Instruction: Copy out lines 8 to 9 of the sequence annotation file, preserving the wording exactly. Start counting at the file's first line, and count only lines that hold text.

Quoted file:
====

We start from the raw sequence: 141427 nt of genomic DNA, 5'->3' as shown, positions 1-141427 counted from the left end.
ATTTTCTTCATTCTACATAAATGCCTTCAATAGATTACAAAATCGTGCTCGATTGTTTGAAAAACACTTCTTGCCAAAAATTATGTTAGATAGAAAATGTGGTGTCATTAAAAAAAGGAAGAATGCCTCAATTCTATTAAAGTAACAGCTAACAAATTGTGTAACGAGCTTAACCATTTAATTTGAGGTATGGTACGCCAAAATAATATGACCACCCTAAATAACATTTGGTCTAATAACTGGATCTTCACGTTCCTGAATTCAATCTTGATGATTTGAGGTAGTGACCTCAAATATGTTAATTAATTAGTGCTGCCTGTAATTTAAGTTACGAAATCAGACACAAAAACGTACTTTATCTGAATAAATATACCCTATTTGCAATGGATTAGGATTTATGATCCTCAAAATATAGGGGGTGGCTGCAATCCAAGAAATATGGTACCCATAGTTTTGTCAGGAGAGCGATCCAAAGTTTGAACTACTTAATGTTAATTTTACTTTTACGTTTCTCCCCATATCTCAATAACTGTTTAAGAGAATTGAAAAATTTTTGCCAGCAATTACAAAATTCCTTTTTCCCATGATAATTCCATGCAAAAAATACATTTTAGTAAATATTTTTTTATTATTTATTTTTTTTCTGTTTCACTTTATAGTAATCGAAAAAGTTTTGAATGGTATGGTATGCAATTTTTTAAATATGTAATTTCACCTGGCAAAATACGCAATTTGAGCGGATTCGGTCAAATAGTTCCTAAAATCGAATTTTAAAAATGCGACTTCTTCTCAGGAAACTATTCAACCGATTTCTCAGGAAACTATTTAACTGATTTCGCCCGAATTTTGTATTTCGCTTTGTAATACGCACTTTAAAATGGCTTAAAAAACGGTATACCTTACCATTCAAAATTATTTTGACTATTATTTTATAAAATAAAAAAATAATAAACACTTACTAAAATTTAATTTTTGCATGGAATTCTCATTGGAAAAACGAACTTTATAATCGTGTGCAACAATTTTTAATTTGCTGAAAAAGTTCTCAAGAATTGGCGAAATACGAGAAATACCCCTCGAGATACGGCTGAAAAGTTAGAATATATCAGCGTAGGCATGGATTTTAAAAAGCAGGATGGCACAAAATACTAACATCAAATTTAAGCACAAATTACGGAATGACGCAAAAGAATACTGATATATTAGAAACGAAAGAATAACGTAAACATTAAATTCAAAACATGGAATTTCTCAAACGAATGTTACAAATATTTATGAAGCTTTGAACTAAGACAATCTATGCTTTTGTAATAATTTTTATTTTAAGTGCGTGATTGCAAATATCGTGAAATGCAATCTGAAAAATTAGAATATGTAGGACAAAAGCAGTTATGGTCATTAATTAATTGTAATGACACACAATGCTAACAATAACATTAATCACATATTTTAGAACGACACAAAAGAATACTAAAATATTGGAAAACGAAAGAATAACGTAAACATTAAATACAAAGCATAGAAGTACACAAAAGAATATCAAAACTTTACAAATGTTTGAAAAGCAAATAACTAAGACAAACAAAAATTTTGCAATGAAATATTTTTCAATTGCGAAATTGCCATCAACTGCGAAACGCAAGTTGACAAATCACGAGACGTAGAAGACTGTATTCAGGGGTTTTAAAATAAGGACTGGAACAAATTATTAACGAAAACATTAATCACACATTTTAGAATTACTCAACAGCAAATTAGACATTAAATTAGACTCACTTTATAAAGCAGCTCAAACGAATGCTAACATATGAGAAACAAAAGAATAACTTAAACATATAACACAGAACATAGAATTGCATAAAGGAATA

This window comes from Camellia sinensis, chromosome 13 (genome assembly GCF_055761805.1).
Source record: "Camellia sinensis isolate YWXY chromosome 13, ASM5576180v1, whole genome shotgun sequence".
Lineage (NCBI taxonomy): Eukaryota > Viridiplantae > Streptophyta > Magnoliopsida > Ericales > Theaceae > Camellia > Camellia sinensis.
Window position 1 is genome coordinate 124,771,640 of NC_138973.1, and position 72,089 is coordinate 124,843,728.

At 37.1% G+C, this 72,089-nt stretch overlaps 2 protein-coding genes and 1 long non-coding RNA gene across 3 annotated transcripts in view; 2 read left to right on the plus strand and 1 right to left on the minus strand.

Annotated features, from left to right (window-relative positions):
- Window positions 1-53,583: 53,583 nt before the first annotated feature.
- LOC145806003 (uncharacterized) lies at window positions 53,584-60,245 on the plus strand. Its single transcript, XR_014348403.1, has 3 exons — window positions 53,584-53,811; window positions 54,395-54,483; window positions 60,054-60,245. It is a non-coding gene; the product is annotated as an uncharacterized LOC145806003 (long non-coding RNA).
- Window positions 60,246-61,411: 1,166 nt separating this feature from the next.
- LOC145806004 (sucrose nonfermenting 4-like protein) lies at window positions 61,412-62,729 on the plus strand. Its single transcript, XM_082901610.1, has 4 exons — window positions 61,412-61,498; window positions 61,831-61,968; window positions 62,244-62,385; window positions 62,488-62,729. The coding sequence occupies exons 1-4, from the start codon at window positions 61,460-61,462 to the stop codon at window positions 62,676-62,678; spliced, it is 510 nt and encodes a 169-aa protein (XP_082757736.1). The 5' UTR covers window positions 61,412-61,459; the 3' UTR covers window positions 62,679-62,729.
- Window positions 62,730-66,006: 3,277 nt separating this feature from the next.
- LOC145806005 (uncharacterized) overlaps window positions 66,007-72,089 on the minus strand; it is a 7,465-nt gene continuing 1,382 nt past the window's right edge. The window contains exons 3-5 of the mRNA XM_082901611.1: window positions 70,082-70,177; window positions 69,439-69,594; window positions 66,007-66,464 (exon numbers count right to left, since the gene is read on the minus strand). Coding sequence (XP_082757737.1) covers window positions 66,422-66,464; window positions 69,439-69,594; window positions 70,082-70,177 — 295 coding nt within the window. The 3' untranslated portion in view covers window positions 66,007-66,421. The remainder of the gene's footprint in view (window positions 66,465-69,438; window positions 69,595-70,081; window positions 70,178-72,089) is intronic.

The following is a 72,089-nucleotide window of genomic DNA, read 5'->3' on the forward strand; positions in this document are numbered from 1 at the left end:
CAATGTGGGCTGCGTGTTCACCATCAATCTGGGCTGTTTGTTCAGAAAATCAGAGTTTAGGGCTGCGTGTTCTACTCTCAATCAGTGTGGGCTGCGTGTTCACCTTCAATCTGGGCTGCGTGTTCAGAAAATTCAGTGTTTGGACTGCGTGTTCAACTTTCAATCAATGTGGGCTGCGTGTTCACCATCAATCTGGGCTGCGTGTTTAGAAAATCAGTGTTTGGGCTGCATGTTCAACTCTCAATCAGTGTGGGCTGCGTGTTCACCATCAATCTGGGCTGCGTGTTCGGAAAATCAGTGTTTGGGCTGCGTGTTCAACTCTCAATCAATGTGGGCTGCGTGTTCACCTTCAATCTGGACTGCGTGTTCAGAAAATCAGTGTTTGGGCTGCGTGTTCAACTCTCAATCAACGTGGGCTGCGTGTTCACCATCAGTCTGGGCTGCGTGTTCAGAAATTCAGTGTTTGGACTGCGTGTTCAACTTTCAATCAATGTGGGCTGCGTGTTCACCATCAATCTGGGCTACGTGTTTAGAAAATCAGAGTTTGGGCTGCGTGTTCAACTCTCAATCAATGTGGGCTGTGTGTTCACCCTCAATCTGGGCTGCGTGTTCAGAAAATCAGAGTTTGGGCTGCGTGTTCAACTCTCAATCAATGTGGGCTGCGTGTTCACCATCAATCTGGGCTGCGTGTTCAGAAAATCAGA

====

Annotated features, from left to right (window-relative positions):
- Window positions 1-53,583: 53,583 nt before the first annotated feature.